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Everything You Ever Wanted to Know About Drones

They're a controversial centerpiece of Obama's counterterrorism policy, but domestic use of drones for crime-fighting is raising concerns about privacy, ethics and safety.
 
 
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This story originally appeared at ProPublicaon May 31, 2012.

Everyone is talking about drones. Also known as Unmanned Aerial Vehicles, or UAVs, remote-piloted aircrafts have become a  controversial centerpiece of the Obama administration's counter-terrorism strategy. Domestically, their surveillance power is being hyped for everything from  fighting crime to  monitoring hurricanes or  spawning salmon. Meanwhile, concerns are cropping up about privacy, ethics and safety. ProPublica has rounded up some of the best coverage of drones to get you oriented. Did we miss anything?  Let us know.

A Little History

The idea of unmanned flight had been around for decades, but it was in the 1990s, thanks to advances in GPS and computing, that the possibilities for drones really took off, as the New Yorker recently recounted. While hobbyists and researchers looked for uses for automated, airborne cameras, the military became the driving force behind drone developments. (This  history from the Washington Post has more details) According to the Congressional Research Service, the military's cache of U.A.V.'s has grown from just a handful in 2001 to  more than 7,000 today. This  New York Times graphic shows the variety of drones currently employed by the military — from the famous missile-launching Predator to tiny prototypes shaped like hummingbirds.

This February,  Congress cleared the way for far more widespread use of drones by businesses, scientists, police and still unknown others. The Federal Aviation Administration will release a comprehensive set of rules on drones by 2015.

The Shadow Drone War: Obama's Open Secret

As the ground wars in Iraq and Afghanistan wind down, the Obama administration  has escalated a mostly covert air war through clandestine bases in the U.S. and other countries. Just this week, the administration's drone-driven national security policy was documented in this  book excerpt by Newsweek reporter Daniel Klaidman and  a New York Times article.

Both the CIA and military use drones  for "targeted killings" of terrorist leaders. The strikes have been an awkward open secret, remaining officially classified while  government officials mention them  repeatedly. Obama admitted the program's existence  in an online chat in February, and his counterterrorism advisor, John Brennan, gave a speech last month laying out the administration's legal and ethical case for drone strikes.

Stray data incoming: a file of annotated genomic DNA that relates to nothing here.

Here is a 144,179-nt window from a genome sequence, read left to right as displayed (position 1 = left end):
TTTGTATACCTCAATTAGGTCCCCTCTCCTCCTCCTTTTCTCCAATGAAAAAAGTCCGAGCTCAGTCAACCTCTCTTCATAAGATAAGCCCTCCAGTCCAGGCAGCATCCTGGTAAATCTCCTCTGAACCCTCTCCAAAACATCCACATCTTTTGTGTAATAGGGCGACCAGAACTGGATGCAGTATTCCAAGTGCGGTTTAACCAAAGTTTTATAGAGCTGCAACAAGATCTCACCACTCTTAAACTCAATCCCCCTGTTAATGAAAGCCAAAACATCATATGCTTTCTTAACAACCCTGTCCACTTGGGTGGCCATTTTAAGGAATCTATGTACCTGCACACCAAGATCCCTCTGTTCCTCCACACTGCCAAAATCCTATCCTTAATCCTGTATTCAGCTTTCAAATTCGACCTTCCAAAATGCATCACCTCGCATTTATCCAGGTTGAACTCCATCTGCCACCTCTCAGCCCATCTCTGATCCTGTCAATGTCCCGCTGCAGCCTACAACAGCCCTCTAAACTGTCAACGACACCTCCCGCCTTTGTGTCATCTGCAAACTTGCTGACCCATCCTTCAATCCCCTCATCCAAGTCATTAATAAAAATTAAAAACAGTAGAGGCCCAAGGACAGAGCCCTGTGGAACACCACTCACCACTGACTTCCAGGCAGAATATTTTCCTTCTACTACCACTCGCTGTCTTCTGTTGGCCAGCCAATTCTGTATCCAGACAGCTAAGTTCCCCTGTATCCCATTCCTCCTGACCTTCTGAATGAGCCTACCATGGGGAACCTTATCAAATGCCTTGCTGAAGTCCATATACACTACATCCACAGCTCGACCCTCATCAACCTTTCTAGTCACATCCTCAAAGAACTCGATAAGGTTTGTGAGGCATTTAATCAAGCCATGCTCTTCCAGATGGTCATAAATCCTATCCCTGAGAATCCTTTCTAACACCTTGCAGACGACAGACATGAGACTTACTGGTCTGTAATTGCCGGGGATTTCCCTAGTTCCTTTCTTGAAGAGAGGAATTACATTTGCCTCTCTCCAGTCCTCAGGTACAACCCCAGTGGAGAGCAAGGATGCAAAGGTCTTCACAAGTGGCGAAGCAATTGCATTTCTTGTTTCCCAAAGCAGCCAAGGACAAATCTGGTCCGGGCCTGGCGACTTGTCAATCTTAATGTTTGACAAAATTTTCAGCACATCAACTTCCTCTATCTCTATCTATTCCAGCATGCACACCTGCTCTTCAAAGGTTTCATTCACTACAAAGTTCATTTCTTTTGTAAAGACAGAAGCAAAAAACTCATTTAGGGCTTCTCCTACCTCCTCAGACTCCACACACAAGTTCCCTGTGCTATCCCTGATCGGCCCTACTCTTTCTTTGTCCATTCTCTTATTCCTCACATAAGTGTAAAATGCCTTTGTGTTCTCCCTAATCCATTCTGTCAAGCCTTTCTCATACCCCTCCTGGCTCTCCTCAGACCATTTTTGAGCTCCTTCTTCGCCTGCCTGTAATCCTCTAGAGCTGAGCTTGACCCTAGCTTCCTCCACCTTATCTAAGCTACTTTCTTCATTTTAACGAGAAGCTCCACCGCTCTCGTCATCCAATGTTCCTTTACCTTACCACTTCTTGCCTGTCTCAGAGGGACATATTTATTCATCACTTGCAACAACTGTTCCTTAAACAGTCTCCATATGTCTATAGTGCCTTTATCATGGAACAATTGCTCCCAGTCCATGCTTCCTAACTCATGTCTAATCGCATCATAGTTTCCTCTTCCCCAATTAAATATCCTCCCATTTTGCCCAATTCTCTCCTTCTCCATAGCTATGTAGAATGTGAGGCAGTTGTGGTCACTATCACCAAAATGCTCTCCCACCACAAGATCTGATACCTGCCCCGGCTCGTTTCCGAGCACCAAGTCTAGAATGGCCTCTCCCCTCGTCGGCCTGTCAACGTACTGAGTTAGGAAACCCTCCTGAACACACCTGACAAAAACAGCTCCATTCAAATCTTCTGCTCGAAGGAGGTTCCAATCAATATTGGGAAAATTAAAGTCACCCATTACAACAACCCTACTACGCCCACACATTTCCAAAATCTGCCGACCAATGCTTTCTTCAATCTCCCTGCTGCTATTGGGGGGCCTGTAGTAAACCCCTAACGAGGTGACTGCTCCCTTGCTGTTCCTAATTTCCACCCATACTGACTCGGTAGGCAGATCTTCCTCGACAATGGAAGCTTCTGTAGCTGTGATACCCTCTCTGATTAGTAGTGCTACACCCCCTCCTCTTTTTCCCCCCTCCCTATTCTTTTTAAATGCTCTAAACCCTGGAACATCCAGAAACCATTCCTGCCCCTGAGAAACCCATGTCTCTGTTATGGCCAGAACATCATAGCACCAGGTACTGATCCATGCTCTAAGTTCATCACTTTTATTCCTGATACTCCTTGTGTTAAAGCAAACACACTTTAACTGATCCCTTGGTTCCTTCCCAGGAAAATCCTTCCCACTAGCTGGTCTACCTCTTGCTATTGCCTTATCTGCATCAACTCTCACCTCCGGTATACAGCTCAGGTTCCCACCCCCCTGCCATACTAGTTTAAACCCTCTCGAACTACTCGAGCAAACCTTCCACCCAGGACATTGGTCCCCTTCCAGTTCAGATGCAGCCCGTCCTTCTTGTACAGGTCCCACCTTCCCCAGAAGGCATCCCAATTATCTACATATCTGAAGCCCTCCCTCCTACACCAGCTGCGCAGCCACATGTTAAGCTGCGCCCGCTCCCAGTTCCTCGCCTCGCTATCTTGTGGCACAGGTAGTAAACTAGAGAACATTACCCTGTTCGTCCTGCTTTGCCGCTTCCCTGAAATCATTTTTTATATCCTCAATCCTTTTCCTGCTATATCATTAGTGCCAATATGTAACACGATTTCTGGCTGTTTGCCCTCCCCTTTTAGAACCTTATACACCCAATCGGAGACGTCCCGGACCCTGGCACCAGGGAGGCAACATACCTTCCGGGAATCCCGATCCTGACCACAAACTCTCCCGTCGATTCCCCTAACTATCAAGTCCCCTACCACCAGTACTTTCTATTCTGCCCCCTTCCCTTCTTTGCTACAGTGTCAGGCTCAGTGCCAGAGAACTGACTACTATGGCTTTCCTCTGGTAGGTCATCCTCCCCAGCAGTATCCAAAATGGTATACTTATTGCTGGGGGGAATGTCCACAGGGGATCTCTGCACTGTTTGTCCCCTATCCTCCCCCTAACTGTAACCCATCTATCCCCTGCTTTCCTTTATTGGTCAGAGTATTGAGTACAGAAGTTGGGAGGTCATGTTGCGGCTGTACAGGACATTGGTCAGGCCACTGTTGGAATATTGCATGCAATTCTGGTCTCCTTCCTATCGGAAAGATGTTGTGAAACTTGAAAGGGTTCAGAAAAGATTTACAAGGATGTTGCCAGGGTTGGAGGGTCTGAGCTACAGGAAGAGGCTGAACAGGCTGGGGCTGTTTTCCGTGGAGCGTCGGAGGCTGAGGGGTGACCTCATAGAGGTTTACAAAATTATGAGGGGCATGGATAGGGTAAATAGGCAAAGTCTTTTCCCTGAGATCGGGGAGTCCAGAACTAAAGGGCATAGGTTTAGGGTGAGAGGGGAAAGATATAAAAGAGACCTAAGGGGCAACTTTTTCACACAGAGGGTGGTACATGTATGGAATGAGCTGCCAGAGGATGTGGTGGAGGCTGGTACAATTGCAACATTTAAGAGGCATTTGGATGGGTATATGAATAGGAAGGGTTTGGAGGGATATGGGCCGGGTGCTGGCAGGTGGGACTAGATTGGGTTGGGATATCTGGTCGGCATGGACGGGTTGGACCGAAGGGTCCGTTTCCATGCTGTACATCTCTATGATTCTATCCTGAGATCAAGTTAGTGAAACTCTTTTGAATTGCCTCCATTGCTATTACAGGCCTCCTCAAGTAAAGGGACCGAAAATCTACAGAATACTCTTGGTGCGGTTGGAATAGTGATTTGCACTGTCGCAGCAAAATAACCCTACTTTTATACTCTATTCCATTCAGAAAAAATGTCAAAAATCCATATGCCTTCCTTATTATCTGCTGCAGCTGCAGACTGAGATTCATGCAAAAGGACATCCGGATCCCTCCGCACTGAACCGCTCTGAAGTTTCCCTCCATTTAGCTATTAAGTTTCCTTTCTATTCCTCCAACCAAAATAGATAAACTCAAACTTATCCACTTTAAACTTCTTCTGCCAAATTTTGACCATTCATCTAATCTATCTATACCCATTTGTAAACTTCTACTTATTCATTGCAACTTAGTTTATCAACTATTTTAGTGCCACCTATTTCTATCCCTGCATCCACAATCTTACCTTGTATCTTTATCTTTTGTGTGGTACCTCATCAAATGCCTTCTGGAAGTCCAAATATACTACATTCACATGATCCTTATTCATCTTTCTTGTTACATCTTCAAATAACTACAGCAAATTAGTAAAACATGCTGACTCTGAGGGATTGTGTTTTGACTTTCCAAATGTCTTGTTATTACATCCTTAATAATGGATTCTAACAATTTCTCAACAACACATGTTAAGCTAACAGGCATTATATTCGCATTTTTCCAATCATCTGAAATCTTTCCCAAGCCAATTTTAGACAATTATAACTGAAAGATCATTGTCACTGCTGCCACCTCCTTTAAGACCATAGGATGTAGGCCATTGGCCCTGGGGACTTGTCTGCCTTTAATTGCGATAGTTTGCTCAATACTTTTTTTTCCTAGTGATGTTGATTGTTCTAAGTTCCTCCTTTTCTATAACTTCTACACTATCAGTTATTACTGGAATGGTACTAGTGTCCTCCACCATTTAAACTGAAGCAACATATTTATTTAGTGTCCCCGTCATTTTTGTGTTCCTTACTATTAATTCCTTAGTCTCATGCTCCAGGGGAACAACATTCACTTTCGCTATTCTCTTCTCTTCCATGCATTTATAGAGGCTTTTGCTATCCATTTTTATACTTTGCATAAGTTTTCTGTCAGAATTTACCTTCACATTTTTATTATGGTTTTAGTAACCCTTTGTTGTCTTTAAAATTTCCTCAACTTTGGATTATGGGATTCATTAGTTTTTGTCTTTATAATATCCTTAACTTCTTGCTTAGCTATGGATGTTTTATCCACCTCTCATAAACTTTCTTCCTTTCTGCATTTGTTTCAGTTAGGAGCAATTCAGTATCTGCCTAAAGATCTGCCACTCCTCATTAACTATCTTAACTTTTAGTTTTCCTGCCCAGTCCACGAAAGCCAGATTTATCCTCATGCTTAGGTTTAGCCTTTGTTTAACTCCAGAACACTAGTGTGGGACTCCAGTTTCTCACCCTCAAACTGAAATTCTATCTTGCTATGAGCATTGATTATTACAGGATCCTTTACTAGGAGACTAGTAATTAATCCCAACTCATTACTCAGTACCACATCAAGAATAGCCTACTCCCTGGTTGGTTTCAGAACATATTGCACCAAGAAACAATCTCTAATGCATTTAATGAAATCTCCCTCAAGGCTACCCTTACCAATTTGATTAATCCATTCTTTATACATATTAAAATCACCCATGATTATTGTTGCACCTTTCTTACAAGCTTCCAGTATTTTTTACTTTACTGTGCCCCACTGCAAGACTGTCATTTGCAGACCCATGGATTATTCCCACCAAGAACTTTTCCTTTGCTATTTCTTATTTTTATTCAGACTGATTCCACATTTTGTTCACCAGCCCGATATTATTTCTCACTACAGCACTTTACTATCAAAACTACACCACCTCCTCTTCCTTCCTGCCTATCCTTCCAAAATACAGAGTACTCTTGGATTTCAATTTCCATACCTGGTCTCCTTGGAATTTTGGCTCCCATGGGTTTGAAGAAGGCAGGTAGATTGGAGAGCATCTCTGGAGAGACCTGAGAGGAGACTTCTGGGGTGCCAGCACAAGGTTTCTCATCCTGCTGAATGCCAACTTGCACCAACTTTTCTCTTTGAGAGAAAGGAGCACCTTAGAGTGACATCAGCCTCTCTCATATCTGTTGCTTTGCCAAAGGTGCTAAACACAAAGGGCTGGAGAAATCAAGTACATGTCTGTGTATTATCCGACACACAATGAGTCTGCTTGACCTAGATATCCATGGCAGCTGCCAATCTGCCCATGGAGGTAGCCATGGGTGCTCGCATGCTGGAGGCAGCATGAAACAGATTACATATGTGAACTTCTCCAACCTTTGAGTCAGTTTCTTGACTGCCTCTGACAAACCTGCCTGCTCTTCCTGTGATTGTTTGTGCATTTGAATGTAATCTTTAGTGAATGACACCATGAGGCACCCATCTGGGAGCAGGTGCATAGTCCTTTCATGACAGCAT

The crux of it is that they are a precise and efficient form of warfare. Piloted from thousands of miles away (here's an account from  a base outside Las Vegas ), they don't put U.S. troops at risk, and, by the government's count, harm few civilians.

How Many Civilians Do Drone Strikes Kill?

Updated 5/31

Statistics are hard to nail down. The  Long War Journal and the  New America Foundation track strikes and militant and civilian deaths, drawing mainly on media reports with the caveat that they can't always be verified. The Long War Journal  tallied 30 civilian deaths in Pakistan in 2011. The London-based Bureau of Investigative Journalism, which  also tracks drone strikes , consistently documents higher numbers of civilian deaths — for Pakistan in 2011, at least 75. Obama administration officials, the New York Times reported this week,  have said that such deaths are few or in the "single digits."

But the Times, citing "counterterrorism officials," also reported that the U.S. classifies all military-age men in a drone strike zone to be militants, unless their innocence is proven after the attack. If that's true, it raises questions about the government statistics on civilian casualties. One State Department official told the Times that the CIA might be overzealous in defining strike targets — he told them that "the joke was that when the C.I.A. sees 'three guys doing jumping jacks,' the agency thinks it is a terrorist training camp.

 
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